Some films hold up. Others, despite how you remember them, don’t.
I had a great love for an ‘80s movie called The Final Countdown. In it, the modern-era (in the ‘80s at least) nuclear-powered USS Nimitz, commanded by Kirk Douglas, enters a time vortex and winds up back in 1941, just days out from the Japanese attack on Pearl Harbor. Douglas, armed with enough firepower to destroy the entire Japanese fleet, let alone the 400 planes that will assault the US fleet stationed at Oahu, Hawaii, is faced with the ultimate moral dilemma: should he repulse the attack and alter the course of history, or sit back idly and let fate take its course.
I would’ve been around ten when I first saw the movie and probably mid-teens at my last viewing, but the film, and its intriguing plot themes, remained with me for years. Over time, it’s a film I have heartily recommended to fellow film enthusiasts.
And then in 2012, news surfaced that a Blu-ray edition of The Final Countdown had landed in Australia. Excitedly, I procured a copy, and a ‘viewing posse’ was hastily assembled. “You’re going to love this film – it’s a corker”, I remember saying.
Except it wasn’t how I remembered it at all. The acting was weak; clearly Douglas and Sheen took the roles simply to pay an IRS bill. I laughed uncontrollably at the risible special effects when the Nimitz entered the time vortex, both in disbelief at how bad they were and out of embarrassment that I’d forced this group to watch this “superb movie”. The plot holes in The Final Countdown were so cavernous, you could sail the aforementioned Nimitz straight through them.
103 minutes dragged like an aircraft carrier’s anchor, but finally it was over. It looked like a Tuesday afternoon TV movie and nothing like I remembered. Perhaps the parity of my memories and the actual reality wouldn't have felt so distant had I rewatched it alone.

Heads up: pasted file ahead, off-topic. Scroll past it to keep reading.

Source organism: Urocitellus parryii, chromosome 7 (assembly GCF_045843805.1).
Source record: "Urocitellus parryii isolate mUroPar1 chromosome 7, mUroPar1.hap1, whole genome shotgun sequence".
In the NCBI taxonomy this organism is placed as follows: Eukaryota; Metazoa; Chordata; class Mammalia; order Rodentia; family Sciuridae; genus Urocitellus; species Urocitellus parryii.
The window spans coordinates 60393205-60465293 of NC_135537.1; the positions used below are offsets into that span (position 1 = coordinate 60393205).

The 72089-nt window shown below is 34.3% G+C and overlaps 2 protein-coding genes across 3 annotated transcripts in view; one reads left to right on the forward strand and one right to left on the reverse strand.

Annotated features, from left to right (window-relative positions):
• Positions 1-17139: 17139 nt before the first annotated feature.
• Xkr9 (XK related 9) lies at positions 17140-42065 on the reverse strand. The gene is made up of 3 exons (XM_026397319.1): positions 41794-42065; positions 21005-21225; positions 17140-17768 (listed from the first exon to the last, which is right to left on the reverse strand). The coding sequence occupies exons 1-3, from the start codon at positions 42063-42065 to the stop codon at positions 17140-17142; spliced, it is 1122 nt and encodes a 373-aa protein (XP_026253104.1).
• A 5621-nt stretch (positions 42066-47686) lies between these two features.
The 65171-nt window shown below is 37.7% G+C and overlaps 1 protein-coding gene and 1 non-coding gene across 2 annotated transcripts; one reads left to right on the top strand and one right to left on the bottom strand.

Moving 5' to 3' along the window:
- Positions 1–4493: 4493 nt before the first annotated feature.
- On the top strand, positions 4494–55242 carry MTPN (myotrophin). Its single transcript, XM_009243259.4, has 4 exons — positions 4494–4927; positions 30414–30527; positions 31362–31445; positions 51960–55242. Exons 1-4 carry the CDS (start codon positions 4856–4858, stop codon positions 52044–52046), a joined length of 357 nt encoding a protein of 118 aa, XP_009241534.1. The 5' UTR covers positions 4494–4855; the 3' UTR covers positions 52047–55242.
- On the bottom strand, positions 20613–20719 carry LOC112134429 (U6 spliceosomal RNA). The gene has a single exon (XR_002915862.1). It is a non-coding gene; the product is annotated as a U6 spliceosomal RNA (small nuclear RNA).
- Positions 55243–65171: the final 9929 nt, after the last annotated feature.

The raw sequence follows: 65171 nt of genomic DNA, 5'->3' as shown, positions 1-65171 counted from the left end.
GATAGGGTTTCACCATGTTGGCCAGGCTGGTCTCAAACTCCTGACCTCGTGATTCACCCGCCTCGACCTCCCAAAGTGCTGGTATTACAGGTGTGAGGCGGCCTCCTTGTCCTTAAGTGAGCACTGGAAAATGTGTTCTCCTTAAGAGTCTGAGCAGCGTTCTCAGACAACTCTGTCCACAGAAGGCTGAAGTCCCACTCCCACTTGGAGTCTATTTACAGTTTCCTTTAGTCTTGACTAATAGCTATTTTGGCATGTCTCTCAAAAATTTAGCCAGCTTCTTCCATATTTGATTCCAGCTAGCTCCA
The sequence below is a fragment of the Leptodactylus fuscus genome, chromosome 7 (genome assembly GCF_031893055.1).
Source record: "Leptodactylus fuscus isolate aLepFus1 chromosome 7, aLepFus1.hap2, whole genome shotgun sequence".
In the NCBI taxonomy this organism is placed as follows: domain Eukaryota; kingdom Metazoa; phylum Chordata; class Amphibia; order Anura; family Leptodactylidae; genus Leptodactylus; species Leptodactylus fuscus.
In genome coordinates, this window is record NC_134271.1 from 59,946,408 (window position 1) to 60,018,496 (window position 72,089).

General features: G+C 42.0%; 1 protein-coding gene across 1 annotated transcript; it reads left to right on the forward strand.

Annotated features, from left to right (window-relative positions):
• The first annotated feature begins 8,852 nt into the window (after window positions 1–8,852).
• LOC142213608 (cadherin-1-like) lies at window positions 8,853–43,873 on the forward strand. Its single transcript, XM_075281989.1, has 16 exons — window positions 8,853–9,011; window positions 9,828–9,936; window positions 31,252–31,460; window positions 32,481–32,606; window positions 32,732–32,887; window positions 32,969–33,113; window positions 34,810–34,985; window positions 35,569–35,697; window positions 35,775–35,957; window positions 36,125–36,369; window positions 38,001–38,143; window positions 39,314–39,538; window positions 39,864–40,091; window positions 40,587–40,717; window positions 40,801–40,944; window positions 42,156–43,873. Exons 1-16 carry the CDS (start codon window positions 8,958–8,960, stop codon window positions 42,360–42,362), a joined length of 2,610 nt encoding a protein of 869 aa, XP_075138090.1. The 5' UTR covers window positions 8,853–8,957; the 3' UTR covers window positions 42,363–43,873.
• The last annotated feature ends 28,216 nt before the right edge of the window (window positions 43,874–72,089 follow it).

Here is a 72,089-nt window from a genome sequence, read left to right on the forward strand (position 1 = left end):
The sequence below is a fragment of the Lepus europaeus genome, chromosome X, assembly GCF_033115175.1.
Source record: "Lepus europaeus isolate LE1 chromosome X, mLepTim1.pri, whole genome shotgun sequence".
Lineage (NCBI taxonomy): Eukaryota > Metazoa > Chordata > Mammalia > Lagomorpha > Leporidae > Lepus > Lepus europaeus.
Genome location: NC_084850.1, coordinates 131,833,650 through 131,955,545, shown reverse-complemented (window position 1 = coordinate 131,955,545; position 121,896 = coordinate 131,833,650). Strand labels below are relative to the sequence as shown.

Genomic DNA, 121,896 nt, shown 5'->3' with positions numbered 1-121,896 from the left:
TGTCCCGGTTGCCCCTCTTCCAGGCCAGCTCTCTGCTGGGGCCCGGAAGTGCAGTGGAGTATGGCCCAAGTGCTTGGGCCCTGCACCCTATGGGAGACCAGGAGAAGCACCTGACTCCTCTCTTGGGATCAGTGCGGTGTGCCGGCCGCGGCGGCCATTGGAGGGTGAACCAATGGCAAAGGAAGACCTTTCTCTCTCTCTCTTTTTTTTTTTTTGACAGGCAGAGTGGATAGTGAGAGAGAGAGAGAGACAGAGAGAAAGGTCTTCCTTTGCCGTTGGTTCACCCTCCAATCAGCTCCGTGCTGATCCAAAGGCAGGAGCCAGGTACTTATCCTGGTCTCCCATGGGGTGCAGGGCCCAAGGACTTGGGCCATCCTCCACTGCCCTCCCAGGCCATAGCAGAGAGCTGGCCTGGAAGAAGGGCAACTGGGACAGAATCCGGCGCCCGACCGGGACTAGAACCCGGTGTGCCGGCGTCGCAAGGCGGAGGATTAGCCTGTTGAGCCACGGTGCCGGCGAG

All those years ago, The Final Countdown had been locked in a personal golden age of cinema exploration and discovery I was experiencing as a young man. With a keen interest in history, understandably, I’d watched the film through impressionable eyes, and not the more cynical view that commenting on home entertainment for the last 15 years has instilled.
But this isn’t an isolated incident either. Gradually, as Blu-rays have become available, I’ve revisited old favourites only to be left with a negative experience. This generally doesn’t happen to the classics: a recent retro-viewing of The Warriors, Das Boot, The Thing and Zulu confirmed that these films still stand the test of time. But invariably, the ‘classics’ were helmed by a strong director, penned by competent writers, and featured compelling acting performances.
I recognise and appreciate the importance that these films played in my formative years and the emotional connection that ties them to a particular period in my life. These were movies that ultimately shaped my taste and love of cinema, but sometimes the lid on nostalgia should be kept tightly sealed, and the memories best left where they belong; in the past.